Computer systems have become ubiquitous. A firm understanding of the technology, as well as the opportunity it creates, is almost essential for the successful running of a business. It is now as important as the ability to prepare a business plan or deal with the VAT office. As recently as the late 1980s, computers were used only for simple business work – preparing letters, helping with accounts, invoicing, and sometimes creating promotional materials.
While they still perform these functions, they also offer unprepended challenges and opportunities, especially for small businesses. In terms of opportunities, the most exciting development for business is the arrival of e-commerce– electronic trading on the Internet. It is now possible for small companies to trade successfully in markets that were previously available only to large multinationals.
E-commerce offers the possibility of a company that runs an almost completely computerized business, trading at all hours of the day or night, 365 days a year, with minimal human intervention. The challenges come from the technology itself, which remains poorly designed and unreliable on more occasions that it should. Users are often forced to find ways around these limitations, and can waste time with poorly designed products that could easily be improved. A good example of this is the year 2000 (Y2K) problem, or millennium bug.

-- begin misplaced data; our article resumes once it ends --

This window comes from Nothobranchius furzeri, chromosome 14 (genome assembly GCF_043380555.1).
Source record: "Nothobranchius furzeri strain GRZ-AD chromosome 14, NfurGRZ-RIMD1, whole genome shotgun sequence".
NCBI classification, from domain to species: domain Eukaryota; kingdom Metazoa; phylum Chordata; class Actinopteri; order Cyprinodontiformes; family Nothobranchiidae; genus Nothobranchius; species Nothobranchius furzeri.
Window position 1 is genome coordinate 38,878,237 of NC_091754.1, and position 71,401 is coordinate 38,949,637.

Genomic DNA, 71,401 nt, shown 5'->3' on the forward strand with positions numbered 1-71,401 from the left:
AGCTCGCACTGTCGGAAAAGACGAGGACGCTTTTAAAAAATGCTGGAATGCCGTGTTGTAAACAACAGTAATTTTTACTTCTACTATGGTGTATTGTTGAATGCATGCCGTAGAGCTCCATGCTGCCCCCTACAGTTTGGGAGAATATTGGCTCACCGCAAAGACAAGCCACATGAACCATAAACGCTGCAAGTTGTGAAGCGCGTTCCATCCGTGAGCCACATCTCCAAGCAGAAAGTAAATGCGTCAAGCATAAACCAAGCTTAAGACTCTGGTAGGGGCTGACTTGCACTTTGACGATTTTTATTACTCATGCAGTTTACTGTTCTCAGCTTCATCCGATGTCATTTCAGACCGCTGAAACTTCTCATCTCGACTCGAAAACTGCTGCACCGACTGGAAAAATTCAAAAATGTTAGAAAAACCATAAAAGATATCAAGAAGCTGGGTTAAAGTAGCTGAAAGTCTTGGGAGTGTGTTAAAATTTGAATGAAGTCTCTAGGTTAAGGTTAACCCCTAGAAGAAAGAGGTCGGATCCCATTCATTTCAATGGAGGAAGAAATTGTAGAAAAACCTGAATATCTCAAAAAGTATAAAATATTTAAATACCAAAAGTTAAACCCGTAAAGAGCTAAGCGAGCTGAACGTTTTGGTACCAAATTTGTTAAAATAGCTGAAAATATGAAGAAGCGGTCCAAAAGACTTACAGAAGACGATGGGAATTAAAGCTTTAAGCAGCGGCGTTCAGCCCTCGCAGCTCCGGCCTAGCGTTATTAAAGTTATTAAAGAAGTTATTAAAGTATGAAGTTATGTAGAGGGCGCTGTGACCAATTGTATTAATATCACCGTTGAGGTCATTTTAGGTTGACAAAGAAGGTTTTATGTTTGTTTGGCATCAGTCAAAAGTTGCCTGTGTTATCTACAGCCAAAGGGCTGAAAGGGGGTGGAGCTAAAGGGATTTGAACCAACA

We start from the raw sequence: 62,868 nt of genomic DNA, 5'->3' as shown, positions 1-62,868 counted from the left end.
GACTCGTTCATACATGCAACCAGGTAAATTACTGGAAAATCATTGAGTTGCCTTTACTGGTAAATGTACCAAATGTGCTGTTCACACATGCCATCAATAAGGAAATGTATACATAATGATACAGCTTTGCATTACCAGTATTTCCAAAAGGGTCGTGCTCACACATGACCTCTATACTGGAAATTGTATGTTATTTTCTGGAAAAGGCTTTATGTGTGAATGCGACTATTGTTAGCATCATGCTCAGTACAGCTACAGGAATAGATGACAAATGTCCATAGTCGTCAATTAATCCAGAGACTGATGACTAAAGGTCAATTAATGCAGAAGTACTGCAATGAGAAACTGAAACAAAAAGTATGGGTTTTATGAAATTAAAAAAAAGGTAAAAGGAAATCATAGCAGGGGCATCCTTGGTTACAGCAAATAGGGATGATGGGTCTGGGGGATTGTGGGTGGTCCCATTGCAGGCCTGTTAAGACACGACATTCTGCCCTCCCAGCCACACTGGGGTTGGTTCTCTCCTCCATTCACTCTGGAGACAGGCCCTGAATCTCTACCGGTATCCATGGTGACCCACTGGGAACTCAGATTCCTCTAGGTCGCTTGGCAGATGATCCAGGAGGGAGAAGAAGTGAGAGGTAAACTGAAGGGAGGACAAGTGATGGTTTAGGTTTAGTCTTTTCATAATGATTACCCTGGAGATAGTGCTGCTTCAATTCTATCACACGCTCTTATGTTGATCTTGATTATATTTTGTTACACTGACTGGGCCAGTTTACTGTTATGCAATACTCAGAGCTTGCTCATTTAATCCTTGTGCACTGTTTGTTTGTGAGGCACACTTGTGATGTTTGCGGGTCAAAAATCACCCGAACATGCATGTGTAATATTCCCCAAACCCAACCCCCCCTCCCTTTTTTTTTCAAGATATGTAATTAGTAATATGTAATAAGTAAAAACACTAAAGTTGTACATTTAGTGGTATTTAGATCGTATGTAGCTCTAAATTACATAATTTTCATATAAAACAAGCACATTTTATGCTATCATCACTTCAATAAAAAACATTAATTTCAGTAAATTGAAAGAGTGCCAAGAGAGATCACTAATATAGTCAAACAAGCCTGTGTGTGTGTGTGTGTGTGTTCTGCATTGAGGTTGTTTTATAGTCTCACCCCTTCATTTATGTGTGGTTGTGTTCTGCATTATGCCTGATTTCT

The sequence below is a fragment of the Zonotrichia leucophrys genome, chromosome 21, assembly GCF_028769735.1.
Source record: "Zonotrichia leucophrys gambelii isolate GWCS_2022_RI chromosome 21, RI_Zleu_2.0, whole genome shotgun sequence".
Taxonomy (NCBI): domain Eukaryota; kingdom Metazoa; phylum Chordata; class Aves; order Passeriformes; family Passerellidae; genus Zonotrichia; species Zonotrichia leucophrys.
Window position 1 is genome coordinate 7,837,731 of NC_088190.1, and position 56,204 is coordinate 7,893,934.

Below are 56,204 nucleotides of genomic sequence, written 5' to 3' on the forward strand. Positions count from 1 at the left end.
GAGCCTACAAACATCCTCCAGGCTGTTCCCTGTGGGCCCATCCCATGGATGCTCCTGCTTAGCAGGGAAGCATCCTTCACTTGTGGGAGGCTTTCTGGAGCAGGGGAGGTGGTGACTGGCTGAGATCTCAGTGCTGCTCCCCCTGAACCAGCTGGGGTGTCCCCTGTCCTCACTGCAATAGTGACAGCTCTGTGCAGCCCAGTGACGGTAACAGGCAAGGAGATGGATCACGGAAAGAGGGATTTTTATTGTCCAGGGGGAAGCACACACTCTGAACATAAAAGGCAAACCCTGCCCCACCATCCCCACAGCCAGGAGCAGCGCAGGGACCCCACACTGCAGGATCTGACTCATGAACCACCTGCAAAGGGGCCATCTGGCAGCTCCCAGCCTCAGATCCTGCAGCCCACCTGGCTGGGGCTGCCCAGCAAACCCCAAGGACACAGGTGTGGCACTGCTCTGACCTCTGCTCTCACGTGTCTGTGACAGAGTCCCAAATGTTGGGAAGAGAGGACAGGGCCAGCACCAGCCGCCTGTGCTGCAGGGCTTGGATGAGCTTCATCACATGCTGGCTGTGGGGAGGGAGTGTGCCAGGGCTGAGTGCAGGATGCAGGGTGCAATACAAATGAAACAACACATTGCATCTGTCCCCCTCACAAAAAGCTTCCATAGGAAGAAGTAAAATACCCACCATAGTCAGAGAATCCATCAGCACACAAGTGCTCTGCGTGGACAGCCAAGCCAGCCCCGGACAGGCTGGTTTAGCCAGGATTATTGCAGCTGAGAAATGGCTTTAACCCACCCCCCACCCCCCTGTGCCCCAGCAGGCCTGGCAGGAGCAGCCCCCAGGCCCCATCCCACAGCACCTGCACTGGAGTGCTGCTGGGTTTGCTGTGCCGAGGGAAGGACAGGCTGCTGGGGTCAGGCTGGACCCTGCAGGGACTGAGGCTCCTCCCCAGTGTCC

Finding a way to exploit the opportunities fully and avoid the pitfalls of technology requires a ready source of explanation and information. Sources of information are not as plentiful as they might be. Consultants are expensive, and many computer magazines seem obsessed with technology for its own sake, and unaware of the practical implications for business users. Computer dealers are often more interested in making a sale than explaining the technology that is most suitable for their customers' needs. This can result in, for example, the purchase of a new piece of software that simply will not work on an older machine.